Posted on 21 March, 2018  |  3 min

If you’re running a business, you may have growth on your list of things to do in 2018. When looking to grow your business, funding is one of the most important factors on your road to success, and most business owners would traditionally apply for a business loan with their bank. But since the financial crisis of 2008, traditional lending to small and medium-sized businesses has reduced.

Luckily, the number of alternative business finance providers has increased over the last few years. They offer several new funding options, which are often much faster than the bank. Whether you want to scale your business, need a bridging loan, or simply want to see what’s out there, here are a few finance options that could be your springboard to increased business growth in 2018.

Eligibility

No matter what lender you go to, they’ll need to assess your business’s creditworthiness. So, you should prepare for a few common questions, one of which is ‘how long has the business been trading?. Usually, lenders would want to see a trading history of at least 1-2 years, but some providers also offer loans to startups or fairly new businesses — albeit with a lower maximum credit limit.

To assess how much your business is eligible for, the lender will also want to see your bank statements, annual turnover, and profit margin, as well as your credit rating. In some cases, the underwriter will want to talk to you about your business to factor in some more information, and you’ll have a chance to explain certain aspects of your business’s history. This is one of the qualities where alternative lenders differ from traditional banks. Let’s have a look at some of the different funding options available.

Unsecured business loan

Younger businesses usually don’t have any assets they could use to secure finance — this is where an unsecured business loan might come in handy. Unsecured loans don’t require any collateral, because they are normally backed up by a business’s trading position. That means the lender will make a fair estimate on your business’s future based on how it has done in the recent past.

Lenders will often specify the loan amount as a multiple of your turnover, and you may be able to borrow 10-30% of your annual turnover unsecured. However, because there are no assets involved, your business will need to be profitable for the lender to be interested.

Bear in mind, without any security the lender carries a higher risk, which eventually leads to a higher interest rate. Unsecured business loans also tend to have lower credit limits, and take place over a shorter period of time.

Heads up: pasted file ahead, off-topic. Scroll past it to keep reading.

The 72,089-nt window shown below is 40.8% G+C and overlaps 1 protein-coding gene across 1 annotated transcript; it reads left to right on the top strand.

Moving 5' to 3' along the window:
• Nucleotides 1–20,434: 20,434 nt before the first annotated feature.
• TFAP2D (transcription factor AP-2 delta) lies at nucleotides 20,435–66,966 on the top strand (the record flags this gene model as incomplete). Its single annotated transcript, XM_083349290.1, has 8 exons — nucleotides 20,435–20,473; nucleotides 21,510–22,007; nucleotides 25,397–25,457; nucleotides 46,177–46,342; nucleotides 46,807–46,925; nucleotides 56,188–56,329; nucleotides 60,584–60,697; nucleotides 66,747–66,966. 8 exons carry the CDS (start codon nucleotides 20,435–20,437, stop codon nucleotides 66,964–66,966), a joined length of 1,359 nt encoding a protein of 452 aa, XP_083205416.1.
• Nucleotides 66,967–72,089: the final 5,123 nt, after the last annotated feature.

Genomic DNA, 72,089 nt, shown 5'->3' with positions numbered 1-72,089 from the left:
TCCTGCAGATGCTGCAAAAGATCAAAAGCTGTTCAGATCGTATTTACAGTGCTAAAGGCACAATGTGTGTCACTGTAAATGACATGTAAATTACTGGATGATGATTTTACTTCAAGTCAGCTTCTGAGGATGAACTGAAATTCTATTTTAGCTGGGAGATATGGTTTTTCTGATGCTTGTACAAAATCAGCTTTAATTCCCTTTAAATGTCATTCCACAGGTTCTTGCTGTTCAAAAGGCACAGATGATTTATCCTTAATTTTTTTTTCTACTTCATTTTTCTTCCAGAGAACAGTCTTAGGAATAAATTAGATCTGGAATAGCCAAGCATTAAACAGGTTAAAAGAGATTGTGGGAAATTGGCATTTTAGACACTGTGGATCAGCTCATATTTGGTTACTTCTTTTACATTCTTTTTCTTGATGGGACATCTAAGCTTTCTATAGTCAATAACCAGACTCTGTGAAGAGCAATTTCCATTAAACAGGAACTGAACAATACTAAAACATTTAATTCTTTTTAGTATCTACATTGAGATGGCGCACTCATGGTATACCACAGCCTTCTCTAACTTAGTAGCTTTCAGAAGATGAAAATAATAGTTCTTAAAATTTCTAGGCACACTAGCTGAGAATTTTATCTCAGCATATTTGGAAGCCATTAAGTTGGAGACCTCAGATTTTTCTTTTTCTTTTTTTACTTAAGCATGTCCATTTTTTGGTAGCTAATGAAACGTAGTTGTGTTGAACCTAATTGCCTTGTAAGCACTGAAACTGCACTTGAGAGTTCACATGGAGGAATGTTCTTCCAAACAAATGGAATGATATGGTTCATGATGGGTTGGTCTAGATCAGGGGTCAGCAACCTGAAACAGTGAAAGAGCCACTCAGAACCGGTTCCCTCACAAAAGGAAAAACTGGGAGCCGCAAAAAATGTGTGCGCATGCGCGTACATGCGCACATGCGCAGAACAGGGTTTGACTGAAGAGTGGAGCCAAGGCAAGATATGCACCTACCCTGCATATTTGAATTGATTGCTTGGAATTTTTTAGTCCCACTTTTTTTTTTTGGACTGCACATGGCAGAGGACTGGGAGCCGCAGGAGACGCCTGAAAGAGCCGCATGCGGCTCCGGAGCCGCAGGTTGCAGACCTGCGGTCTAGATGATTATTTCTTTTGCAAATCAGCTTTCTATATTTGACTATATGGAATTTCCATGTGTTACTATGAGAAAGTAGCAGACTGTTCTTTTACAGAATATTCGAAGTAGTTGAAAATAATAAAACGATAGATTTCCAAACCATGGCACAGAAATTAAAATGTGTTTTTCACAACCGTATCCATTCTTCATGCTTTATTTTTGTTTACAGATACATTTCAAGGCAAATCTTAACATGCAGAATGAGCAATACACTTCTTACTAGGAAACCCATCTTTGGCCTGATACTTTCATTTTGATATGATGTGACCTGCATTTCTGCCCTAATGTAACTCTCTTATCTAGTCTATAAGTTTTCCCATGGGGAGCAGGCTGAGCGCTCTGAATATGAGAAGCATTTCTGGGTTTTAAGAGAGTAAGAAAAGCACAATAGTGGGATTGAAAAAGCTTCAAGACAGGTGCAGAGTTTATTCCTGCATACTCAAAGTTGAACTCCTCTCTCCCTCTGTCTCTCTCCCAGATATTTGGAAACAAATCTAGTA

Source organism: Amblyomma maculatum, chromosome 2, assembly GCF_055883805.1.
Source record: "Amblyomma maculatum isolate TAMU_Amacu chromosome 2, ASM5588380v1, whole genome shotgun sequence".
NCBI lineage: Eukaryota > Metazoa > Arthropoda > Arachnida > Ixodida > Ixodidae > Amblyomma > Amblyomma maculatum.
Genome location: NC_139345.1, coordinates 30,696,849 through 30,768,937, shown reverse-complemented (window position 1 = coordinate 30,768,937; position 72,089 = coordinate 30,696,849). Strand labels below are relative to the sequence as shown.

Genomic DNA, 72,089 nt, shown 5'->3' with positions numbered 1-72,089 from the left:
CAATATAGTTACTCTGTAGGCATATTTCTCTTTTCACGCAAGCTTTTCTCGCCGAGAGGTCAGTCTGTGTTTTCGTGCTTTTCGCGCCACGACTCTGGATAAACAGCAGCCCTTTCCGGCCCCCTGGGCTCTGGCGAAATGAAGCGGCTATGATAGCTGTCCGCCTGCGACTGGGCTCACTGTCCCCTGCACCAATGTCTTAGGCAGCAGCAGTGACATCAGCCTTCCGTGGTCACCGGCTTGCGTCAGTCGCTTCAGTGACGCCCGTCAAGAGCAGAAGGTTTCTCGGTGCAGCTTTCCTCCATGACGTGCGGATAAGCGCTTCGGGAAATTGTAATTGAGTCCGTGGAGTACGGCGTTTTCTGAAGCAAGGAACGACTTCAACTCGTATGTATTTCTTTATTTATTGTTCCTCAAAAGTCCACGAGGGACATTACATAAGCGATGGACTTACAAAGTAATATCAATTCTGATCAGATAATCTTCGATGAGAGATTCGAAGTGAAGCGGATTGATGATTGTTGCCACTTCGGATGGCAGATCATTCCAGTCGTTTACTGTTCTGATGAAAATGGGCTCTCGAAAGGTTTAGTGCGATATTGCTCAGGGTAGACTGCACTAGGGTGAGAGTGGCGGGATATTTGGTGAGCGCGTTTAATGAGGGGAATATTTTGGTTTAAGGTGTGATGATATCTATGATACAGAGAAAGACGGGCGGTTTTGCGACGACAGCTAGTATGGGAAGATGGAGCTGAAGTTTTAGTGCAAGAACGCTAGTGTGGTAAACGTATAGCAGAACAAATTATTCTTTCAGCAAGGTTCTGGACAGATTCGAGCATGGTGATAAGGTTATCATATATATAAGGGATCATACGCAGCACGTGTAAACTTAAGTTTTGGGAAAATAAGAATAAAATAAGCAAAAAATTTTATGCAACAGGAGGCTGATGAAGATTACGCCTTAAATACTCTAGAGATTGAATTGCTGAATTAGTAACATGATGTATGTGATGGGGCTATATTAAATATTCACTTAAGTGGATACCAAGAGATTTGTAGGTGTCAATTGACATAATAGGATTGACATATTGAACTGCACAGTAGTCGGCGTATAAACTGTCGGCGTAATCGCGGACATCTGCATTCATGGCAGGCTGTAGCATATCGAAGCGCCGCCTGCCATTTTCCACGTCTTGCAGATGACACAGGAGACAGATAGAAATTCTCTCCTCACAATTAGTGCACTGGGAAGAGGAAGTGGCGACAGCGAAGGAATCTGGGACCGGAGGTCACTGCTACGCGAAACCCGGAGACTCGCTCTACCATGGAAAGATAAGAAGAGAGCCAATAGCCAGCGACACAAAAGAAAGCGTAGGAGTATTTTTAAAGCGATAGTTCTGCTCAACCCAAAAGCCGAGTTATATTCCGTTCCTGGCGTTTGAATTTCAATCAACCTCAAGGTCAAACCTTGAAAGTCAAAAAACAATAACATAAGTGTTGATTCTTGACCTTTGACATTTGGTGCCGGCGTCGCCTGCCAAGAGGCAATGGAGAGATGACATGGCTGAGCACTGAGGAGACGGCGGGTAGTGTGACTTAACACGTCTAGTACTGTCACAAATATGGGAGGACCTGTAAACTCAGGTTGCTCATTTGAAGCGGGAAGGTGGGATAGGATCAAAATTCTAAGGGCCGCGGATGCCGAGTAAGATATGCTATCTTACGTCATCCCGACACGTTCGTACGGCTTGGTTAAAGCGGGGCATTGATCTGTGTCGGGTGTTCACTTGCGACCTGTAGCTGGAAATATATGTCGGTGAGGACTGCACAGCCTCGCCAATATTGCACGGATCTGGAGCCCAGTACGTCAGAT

Revolving credit facility

A good alternative to your classic overdraft may be a revolving credit facility, which is a ‘rolling’ agreement with a lender rather than a fixed business loan. It’s a type of unsecured finance, which allows you to draw down funds from a pre-approved credit limit, and aside from any setup fees, interest is only charged on the outstanding amount.

The terms vary, but usually your credit limit will also include a limit on how long after drawing funds you need to make repayments. Some revolving credit facilities even come with a card attached to them, so they can end up being very similar to business credit cards in practice.

Merchant cash advance

Merchant cash advances are a quick and easy funding solution for many SMEs, particularly those without assets who aren’t eligible for an unsecured loan. If your business uses card machines, a merchant cash advance means you can use them as the basis for lending. This is ideal for businesses without many assets, but who have a good volume of card transactions every month, such as retail businesses or the leisure sector. Repayments are taken as a proportion of your revenue — depending on your advance rate it could be 10-20% of your monthly sales — which means the amount you repay goes up and down with your overall takings.

Most of the common forms of finance will give you a lump sum at the beginning of the term, and then you pay interest for as long as the amount is outstanding — whereas with a merchant cash advance the total cost is agreed upfront. That means instead of interest running constantly there’s a fixed finish line, and the lender will then get a percentage of your monthly sales for as long as it takes to pay back the total amount. This way you don’t have to worry about interest building up, or missing your repayments, because it’s all handled automatically. This flexibility comes at a cost though, and merchant cash advances tend to be relatively expensive.

Invoice finance

Another useful way of securing funds is through money that customers owe your business. With invoice finance you’ll be given an advance based on the value of outstanding invoices. This is very useful when you haven’t been paid for the last job yet, but you need to spend money for the next one.

Many businesses have payment terms of anything from 14 days up to 90 days or more, which means invoice finance is really useful for tiding you over to the next payment. The lender can give you most of the money you’re owed immediately, and you’ll get the remainder minus fees when the invoice has been settled by your customer. This way, unpaid invoices don’t hold you back from taking on new challenges.

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